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Jim Carter's Bugfixes

Home Network Dies on Cable Due To Small MTU

James F. Carter

You change ISPs. (I replaced Verizon DSL at 0.768Mbit/s with Time-Warner cable at 15Mbit/s. This is in Los Angeles, and technical details might be different in other cities.) You can ping your favorite wild-side sites. But you can't view a web page, make a SSH connection, retrieve mail with IMAP, etc. If your router, the machine to which the wild-side connection is attached, is a Linux or Windows box, it can make connections, but hosts on your internal network are unuseable.

The same issue sometimes happens when you use a VPN . It bit me in the past when I used IPSEC (OpenS/WAN), and I successfully used the fix described below. (OpenVPN however has been trouble-free.)

What's happening:

There are various issues that can prevent connecting, but in my case the problem was the MTU (Maximum Transmission Unit). Each physical network has a limit on the maximum size of packet that it can handle. RFC 791 specifies a mimimum MTU of 576 octets (8-bit bytes). The normal MTU is 1500 bytes, and larger values can be used for special purposes on a local network; for example performance of the Network File System on SunOS-3 is significantly improved if you raise the MTU to 4096 bytes.

My home network uses a MTU of 1500, and so did Verizon DSL, but Time Warner cable has a MTU of 576, the minimum allowed value. When my machines send 1500 byte packets which have to be squeezed onto the 576 byte default route, two outcomes are possible. If an IPv4 packet doesn't have the do not fragment bit set, the router is supposed to send it in multiple fragments which the recipient will reassemble. If it does have this bit set, or always for IPv6, then following RFC 1191, the router is supposed to send an ICMP host unreachable, packet too large response, with the actual MTU, and tossing the original packet. (This is ICMP type 3 subcode 4.) The origin host should then resend the data in packets limited to the reported MTU (actually, MSS (Maximum Segment Size), which is the MTU minus the size of the packet's header).

My router sends the ICMP response to internal hosts, so they send sufficiently small packets, but the various outside partners never receive the packet too large report. Since I can't connect to any of a broad range of reputable and well-maintained sites such as Google, Amazon, Fidelity Investments, Hotmail, and others, the most likely explanation is that Time Warner doesn't send it, in violation of RFC 1191.

Peter Holland, in his blog post about MTU discovery dated 2011-08-23, gives a lot of interesting information on this syndrome, which is commonly referred to as the PMTUD black hole. Apparently violations of RFC 1191 are all too common. RFC 4821 tells how to actively probe for the path MTU, and Linux implements this, though it is not turned on by default. Windows has its own black hole mitigation strategy, which is on by default in Server 2008, XP, Vista, and Windows 7. However, these strategies have to be used on the remote (server) site which is not getting ICMP host unreachable, which is not under the client's administrative control.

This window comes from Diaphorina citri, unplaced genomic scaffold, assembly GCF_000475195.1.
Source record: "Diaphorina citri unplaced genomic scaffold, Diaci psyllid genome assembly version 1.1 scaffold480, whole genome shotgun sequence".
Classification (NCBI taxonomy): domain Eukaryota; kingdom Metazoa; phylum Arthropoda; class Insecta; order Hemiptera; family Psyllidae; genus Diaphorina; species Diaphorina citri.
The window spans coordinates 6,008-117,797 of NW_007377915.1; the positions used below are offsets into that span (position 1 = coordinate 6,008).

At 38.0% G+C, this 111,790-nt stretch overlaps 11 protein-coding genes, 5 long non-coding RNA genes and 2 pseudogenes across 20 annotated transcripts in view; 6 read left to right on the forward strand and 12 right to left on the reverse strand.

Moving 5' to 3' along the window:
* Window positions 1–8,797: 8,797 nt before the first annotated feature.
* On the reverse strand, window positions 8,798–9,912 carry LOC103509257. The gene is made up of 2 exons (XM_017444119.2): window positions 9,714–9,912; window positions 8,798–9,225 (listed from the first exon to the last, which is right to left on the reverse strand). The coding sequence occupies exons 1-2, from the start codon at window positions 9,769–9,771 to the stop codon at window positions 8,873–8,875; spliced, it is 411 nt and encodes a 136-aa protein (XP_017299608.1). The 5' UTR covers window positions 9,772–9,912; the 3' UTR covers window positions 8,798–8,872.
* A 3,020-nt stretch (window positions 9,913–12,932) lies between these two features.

He recommends that the client use the clamp MSS technique described below.

In the VPN case, the traffic is contained within a tunnel whose headers take away from the MTU that the sender could otherwise use.

How to fix:

If you have a commercial router, get into its configuration and make sure that path MTU clamping is turned on.

I have a comprehensive firewall on my router machine, running Linux, and in the IPv4 filter FORWARD chain I added this, where it will affect all thru traffic, specifically every connection-beginning SYN packet:

iptables -t filter -A FORWARD -p tcp --tcp-flags SYN,RST SYN -j TCPMSS --clamp-mss-to-pmtu

This changes the maximum segment size that the internal client thinks the remote server can use for its responses, to the lower value that the router knows about. Every router on the path is supposed to modify the SYN packet if necessary, so the smallest MTU governs.

I also put a similar rule in the filter OUTPUT chain (for packets originating on the router) just for paranoia, although it is supposed to get the MTU right by itself, and empirically it seems to do so. Also I added similar rules to the IPv6 firewall section.

This done, my internal hosts are happily connecting to external TCP servers.

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